schools and youth groups


Pauline was receiving benefits, supplemented by working. At first with under-fives, then “It just progressed as Anton grew up, working on adventure playgrounds and finally into youth work. Then I was paid as a tutor, doing three evenings a week. I set up an art room, making paintings, screenprints and crafts like weaving. This is where youth service tutoring worked very well, being with people who wanted to be doing stuff. In the Summer we would paint murals on the foyer, the stairwell and the outside of the Centre.” Years of study and creativity at art school had given Pauline the confidence, skills and understanding to meet a need. “I was inspiring them, giving them confidence to open up, explore and do things – and they were inspiring me.”

“I was beginning to be active in the Campaign for Nuclear Disarmament (CND), joining the Fulham Branch, demonstrating at Greenham Common (Peace Camp) and Faslane, making banners, picketing American bases and going on ‘Cruise Watch’. It was through CND I heard of the ‘Peace Murals Project ‘ and I thought ‘that brings together the art and the peace activism’. So I phoned the regional office and they put me in touch with Dale McCrea. He’d selected an empty space created by bomb damage with a gable wall either end. It was asking to be used. I had a rough design for a ‘wall of weaponry’ – something to be overcome. He said ‘Yes, we can work on that!’

I prepared the wall, primed it. I had heaps of pictures of armaments from CND to develop the design. It became more complicated and fractured in a constructivist way, with many different parts that people could claim for their own to paint – like the pilot in his cockpit or the cruise missiles. One I insisted on painting was ‘Big Boy’, the Hiroshima bomb in the centre, and Dale contributed the bomb factory. At least twelve people painted the mural altogether. It was a great team. Sally, for one, she was there every day and stored the paint at night in her flat. Some contributed more than others but that was alright, everyone contributed what they could. From the initial sketch to completion it took about six months to carry out. There was a mural opening for ‘War’ with the mayor. I went off for a cup of tea and when I got back it had happened, but I shook hands with the leader, Ted Knight. And while ours was going on Dale was thinking about what was going to happen on the facing wall across the open space.”


Pauline seeing a photo of the ‘Peace’ mural for the first time.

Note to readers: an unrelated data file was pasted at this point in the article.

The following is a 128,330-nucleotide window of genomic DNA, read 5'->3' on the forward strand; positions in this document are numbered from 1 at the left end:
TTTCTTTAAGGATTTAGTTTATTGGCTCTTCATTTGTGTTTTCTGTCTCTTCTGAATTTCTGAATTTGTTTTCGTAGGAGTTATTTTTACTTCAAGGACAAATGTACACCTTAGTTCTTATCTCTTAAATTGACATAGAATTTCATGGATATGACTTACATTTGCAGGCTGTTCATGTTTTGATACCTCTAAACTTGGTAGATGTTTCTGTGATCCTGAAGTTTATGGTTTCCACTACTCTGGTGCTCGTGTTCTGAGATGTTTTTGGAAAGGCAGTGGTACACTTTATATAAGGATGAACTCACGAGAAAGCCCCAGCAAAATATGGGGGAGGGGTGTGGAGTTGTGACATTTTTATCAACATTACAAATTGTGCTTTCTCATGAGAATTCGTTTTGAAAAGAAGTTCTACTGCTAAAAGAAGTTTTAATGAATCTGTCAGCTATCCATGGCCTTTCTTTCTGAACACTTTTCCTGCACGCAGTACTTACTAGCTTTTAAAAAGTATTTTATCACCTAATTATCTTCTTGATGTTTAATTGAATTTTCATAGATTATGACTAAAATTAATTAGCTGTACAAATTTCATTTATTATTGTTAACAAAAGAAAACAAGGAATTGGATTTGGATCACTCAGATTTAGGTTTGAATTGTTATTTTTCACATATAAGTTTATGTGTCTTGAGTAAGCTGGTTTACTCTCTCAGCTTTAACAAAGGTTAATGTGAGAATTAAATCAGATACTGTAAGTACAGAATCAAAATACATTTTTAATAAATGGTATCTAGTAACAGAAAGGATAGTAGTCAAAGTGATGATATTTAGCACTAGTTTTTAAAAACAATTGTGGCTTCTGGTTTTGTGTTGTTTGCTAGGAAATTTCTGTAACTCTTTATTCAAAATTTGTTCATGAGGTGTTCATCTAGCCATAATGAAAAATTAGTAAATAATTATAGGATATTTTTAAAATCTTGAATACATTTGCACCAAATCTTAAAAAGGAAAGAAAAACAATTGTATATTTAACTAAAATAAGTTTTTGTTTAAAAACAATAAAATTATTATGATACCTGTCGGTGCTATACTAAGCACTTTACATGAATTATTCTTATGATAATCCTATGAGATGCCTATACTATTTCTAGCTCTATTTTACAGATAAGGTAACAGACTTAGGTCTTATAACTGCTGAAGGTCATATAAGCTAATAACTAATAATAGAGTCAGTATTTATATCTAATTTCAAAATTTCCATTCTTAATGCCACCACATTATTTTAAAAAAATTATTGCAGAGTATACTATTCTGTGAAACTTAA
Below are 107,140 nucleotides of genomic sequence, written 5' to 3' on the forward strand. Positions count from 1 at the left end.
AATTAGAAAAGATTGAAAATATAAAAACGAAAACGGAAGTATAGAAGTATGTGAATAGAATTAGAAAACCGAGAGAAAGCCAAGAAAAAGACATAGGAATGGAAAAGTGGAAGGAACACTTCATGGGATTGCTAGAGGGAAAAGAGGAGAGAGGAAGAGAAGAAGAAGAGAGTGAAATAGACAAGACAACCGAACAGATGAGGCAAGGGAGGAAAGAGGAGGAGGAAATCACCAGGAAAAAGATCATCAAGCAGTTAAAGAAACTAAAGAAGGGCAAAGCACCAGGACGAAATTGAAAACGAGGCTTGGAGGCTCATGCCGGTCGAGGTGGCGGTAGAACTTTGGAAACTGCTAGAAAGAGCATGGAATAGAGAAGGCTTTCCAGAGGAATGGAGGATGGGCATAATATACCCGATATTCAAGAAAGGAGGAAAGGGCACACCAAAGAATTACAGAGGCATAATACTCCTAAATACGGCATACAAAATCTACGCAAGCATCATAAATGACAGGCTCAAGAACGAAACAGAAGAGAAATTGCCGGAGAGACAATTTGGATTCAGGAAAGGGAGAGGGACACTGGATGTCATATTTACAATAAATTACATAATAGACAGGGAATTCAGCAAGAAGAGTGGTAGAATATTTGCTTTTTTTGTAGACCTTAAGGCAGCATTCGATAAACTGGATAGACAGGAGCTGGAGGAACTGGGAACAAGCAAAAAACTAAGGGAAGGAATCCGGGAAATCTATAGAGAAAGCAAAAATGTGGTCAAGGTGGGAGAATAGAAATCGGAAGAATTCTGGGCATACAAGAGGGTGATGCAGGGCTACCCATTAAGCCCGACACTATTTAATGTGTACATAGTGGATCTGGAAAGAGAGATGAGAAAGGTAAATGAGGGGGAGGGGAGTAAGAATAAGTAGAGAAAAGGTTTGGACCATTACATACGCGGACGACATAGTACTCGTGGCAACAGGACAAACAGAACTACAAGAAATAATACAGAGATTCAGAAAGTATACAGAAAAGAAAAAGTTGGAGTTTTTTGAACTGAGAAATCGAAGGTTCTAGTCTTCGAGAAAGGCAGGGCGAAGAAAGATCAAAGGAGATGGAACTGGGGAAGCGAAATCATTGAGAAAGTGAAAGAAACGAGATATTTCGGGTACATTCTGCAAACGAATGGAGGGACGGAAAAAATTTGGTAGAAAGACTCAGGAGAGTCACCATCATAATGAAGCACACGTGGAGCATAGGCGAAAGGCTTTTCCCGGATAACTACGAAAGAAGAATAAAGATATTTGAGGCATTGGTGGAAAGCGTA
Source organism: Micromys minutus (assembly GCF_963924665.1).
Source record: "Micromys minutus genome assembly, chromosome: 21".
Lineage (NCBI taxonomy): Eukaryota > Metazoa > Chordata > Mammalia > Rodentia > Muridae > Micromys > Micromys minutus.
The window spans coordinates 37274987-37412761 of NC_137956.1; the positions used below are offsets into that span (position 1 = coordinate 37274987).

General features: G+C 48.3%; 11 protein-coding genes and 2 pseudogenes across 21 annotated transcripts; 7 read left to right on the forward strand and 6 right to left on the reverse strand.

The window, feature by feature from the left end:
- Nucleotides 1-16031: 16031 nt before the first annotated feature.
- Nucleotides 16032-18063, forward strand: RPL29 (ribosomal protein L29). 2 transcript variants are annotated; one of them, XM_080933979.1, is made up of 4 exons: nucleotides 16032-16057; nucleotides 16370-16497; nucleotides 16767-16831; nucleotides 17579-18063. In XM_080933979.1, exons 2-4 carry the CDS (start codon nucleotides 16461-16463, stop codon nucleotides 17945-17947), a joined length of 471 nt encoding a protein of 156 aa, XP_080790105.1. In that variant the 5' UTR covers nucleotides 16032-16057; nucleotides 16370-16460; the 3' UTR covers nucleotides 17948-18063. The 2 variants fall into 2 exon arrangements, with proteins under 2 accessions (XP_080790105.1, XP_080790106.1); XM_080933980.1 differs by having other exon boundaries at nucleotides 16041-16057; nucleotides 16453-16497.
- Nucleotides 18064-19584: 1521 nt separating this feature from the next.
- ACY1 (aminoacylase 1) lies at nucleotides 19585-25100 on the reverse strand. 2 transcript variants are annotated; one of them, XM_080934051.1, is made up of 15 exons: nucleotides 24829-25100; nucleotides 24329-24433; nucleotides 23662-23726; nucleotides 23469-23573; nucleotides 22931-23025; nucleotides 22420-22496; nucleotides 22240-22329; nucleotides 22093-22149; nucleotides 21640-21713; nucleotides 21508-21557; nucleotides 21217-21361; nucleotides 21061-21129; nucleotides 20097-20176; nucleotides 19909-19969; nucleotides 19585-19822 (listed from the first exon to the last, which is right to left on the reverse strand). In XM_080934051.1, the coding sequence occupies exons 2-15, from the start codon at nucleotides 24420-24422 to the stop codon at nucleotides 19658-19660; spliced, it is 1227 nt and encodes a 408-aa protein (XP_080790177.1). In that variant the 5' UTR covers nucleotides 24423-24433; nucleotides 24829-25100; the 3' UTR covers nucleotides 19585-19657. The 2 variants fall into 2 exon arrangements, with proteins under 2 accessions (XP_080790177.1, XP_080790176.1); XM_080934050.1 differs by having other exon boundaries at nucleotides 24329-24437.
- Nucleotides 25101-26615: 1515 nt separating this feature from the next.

“It is lovely. The colour was very important: we were using primaries and greys and black and white. At the other end it is blues and greens and softish colours.

I carried on working with youth for a while then my life took a different direction. I enrolled for a course in Tai Chi Ch’uan at the Mary Ward Centre. In 1980 my teacher, Master (Sifu) Lam Kam Chuen set up the LAM association and began training teachers of his art. In 1981 I began teaching Tai Chi in adult education centres and colleges. I retired from formal teaching five years ago but still teach a group of experienced students once a week. And of course I am still painting, and exhibiting with the Riverside Artists’ Group.”

 preparing for the murals


Dale McCrea: The Peace mural

“The design was a of big tree, and on a hillside a white figure, and there were to be signs of the zodiac in the sky; but I decided to substitute that with a dove of peace and some barbed wire; and at the bottom I painted a chain-link fence which refers to the fence at Greenham Common where women had been protesting for a long time. We went out there to see them and their conditions were atrocious, but they were hardy souls and were getting on with it.” The opening of the Peace mural was very funny, with a party and performance artist, and the people in the street appreciated what we were doing.


Then I got a job as Community Arts Development Officer for the GLC giving out grants for artists and musicians, film-makers, simply responding to requests; and looking at my reports I reckon we spent a million quid in seven months. It was terrific – very enjoyable. After the GLC was suspended I went on to working as Inner City Grants Officer funding playgrounds, printshops, women prisoners’ theatre groups and so on. Eventually I did over-reach myself – over-spent my budget by about three hundred thousand pounds. But that’s another story.”

Dale now lives in Devon.